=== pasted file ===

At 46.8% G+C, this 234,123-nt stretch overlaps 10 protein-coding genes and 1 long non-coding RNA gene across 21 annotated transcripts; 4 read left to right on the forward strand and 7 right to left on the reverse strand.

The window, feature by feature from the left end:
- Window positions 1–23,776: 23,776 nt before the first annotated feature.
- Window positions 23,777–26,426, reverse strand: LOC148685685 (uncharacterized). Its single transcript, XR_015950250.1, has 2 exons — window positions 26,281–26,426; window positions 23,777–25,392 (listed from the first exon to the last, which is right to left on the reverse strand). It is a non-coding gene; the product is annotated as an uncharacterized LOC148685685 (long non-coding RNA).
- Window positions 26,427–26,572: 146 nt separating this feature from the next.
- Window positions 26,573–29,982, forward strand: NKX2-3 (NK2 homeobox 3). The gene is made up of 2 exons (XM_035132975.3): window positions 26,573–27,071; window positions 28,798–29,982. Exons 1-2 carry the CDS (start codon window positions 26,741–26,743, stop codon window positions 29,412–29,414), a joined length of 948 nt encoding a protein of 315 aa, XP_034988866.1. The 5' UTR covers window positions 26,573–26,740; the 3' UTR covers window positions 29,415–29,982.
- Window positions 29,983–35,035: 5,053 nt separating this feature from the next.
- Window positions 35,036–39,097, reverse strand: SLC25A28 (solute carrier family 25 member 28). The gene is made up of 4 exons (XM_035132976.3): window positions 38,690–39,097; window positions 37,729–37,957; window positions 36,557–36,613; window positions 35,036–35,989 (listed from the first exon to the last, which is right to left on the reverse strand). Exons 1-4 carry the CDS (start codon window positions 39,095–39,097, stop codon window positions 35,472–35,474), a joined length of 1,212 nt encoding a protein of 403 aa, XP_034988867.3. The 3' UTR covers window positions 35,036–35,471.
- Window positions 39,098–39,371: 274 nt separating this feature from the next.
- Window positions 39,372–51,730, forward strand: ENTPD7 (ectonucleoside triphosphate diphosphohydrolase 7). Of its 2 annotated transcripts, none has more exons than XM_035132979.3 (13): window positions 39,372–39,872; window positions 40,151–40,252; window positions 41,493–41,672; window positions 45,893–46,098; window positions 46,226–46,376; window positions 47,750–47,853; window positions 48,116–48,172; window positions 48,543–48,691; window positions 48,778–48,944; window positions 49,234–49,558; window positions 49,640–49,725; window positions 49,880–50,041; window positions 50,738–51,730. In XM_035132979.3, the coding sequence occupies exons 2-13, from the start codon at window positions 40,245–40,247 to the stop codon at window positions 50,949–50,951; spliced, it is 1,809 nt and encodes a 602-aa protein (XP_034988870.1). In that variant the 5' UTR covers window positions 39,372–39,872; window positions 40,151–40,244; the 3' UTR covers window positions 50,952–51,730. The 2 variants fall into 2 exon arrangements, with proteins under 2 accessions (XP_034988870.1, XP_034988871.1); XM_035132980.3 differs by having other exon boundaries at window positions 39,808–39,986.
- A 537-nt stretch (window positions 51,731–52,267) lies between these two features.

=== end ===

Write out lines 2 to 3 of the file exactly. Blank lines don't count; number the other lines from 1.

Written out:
The window, feature by feature from the left end:
- Window positions 1–23,776: 23,776 nt before the first annotated feature.